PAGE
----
Creative Visualization 101
Self-help books have become popular in America. These books pose numerous questions. One such question asks, "Where do you want to be in three years, five years, or ten years?" The question immediately fixates on two things: (1) What you want (2) according to a timetable. Anything is possible. You can be whatever you want and do whatever you want. There is a problem with this approach to life, however. "Where do you want to be in ninety years?" Answer honestly, and everything comes into sharper focus.
How does a self-help guru deal with the most fundamental human limitation of all? Perhaps he would respond with something akin to the idea, "Whoever dies with the most toys wins." This would be rephrased as, "Whoever dies having achieved the most goals wins." The goals might be anything. Perhaps you'd like to be dictator, occupy the Rhineland, take Austria, break up Czechoslovakia, overrun Poland, Denmark, Norway, Holland, Belgium, France, etc.
The Philistinism of our prevailing value-neutral self-help terminology underscores America's national disorientation on the eve of calamity. One might ask, "Where do you want your country to be - in three years, five years, or ten years?" Will you have a country in three years? And if you don't have a country, will you have work? Will you have food? Will you have security? To paraphrase Cato the Younger, "If you want to keep all your fancy furniture, perhaps now is the time to do something for the Republic."
Life in consumer society has been about self-gratification. The most important questions have hedonistic assumptions built-in. Such are not questions at all. They are ready-made answers; false answers, in fact. The ancient formula for happiness was self-knowledge, not self-gratification. For self-knowledge is the hardest school of all, involving many painful realizations. The question that is missed, that is left out by the self-help gurus, is that of fundamental identity: Who are you? We've been told for many years that we can be anything we want. And it isn't true. We cannot all be rich. We cannot all be the King of England. Pretend as you will, but pretending doesn't make it so. And yet, our politics has devolved into this kind of game. We visualize the kind of society we want. We think it shameful to accept human limitations. Here is our economic crisis in a nutshell.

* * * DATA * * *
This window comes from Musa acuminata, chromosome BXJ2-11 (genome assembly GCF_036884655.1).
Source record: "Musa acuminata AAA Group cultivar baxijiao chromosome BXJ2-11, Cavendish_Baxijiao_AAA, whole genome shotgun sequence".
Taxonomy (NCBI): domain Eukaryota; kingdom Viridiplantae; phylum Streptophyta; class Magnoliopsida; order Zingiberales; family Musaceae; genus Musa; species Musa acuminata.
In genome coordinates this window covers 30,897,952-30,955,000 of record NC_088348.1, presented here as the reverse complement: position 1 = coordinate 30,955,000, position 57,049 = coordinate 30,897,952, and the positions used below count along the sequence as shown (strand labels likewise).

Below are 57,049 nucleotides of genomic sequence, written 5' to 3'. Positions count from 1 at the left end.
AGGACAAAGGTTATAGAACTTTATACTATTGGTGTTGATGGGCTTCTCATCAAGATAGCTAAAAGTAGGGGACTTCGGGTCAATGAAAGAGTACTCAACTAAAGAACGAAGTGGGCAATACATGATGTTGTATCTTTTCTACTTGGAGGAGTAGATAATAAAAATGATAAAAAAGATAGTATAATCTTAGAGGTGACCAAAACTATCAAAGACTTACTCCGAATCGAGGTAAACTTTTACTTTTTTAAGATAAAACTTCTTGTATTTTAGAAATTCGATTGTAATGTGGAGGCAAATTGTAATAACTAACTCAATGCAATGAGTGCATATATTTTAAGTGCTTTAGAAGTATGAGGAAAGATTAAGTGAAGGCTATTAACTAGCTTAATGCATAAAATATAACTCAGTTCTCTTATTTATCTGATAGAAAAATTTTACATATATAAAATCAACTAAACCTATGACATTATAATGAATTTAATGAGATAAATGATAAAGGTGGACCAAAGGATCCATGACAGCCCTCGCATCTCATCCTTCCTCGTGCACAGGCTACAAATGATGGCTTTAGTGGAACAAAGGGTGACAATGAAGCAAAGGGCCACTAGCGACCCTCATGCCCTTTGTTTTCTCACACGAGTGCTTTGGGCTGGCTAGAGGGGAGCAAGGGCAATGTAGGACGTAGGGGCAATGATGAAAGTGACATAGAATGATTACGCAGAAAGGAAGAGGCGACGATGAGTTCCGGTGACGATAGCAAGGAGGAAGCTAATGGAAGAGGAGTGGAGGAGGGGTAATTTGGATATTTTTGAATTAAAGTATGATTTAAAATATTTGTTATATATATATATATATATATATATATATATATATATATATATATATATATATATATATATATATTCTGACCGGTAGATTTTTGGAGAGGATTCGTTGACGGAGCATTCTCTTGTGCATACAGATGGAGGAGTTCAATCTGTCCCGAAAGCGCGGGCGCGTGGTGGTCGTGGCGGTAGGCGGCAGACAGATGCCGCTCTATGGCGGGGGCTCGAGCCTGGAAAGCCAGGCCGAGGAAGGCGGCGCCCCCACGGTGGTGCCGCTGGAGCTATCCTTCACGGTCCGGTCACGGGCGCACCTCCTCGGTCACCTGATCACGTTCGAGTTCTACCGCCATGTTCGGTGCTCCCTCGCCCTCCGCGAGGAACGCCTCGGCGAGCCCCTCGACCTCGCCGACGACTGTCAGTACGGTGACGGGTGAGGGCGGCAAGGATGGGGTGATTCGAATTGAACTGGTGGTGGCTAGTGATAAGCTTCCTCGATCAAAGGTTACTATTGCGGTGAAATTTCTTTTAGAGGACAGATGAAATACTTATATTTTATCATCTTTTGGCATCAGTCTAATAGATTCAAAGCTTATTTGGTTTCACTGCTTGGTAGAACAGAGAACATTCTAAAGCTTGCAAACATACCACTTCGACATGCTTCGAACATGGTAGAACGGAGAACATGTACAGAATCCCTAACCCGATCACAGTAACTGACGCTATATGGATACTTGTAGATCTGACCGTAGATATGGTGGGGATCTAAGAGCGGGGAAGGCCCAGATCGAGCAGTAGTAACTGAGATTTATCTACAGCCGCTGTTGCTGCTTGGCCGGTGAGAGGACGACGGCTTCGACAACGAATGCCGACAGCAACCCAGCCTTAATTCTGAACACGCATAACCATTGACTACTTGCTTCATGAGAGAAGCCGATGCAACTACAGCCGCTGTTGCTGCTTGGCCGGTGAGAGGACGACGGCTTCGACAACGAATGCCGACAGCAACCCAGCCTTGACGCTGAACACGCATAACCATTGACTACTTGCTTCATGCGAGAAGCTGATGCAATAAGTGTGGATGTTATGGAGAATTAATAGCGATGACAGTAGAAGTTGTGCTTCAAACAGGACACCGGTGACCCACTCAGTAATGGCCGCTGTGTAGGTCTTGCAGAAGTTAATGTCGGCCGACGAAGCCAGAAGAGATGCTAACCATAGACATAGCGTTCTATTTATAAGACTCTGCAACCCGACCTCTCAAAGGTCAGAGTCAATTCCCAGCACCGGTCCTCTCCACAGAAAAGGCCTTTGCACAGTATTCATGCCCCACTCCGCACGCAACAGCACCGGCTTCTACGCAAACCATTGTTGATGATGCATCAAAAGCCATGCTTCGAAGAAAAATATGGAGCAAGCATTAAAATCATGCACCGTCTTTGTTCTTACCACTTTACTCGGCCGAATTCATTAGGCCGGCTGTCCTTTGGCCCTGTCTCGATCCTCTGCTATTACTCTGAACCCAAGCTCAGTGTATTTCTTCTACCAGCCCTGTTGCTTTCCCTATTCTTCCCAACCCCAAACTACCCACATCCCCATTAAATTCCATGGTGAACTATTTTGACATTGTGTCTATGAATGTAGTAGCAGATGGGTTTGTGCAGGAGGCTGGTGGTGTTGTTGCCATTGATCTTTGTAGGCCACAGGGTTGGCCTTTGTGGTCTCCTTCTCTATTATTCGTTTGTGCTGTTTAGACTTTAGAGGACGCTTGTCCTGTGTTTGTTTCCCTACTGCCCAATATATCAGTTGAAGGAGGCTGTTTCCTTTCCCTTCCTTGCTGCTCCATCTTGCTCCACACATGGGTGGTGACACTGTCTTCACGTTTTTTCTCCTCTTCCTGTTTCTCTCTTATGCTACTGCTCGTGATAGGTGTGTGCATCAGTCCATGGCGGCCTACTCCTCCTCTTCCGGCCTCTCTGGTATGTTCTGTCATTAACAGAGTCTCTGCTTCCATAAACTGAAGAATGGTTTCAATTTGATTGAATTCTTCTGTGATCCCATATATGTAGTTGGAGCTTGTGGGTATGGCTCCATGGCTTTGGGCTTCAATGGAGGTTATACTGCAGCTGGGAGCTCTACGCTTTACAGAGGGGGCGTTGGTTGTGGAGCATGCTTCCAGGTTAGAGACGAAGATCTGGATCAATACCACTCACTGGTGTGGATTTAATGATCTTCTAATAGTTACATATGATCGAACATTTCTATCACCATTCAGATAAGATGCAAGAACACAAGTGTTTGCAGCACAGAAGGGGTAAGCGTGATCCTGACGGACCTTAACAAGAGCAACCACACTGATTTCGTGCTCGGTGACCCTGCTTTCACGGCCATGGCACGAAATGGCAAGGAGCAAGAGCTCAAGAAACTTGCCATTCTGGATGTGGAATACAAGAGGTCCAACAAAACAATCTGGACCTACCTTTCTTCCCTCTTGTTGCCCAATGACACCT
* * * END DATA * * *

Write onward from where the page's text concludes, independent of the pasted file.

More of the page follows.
Today's ideological gurus and demagogues talk of a "great society" or eliminating poverty. We have our "war against drugs" and all that nonsense about educating everybody. Oh yes, we would like to be a nation of aristocrats. Americans pick crops? No way. Bring in the Mexicans to do it! Does work have dignity? No way. Let the Chinese work. Americans will buy and buy, shopping until they are dropping.
The new administration has a vision. It has a wish list. This is where we want the country to be in four years. But how can you talk about where you want to be, when you don't even know who you are? Ask the more fundamental question: "What does it mean to be an American? Who are America's friends, and who are America's enemies?" The last two questions help us answer the first question.
Russian President Dmitri Medvedev is one of America's enemies. This week he gave a speech that glistened with self-knowledge. He announced a "large-scale" Russian rearmament; what he called "a qualitative modernization of our Armed Forces to give them a new, forward-looking perspective." President Medvedev underscored his self-knowledge when he greeted Russia's military leaders in the following way: "Comrade generals and admirals! Comrade officers!" This is a communist form of address. A non-communist or anti-communist would not use this greeting.
Most Americans do not know who they are. Instead, they have goals. They have a timetable. Many pundits are already predicting that 2011 will be a good year. The economic crisis will be over. For the Russians, however, 2011 is the year that Russia's military will be thoroughly "buff." To their way of thinking, the economic crisis will not be over. Rather, the Americans will be ripe.
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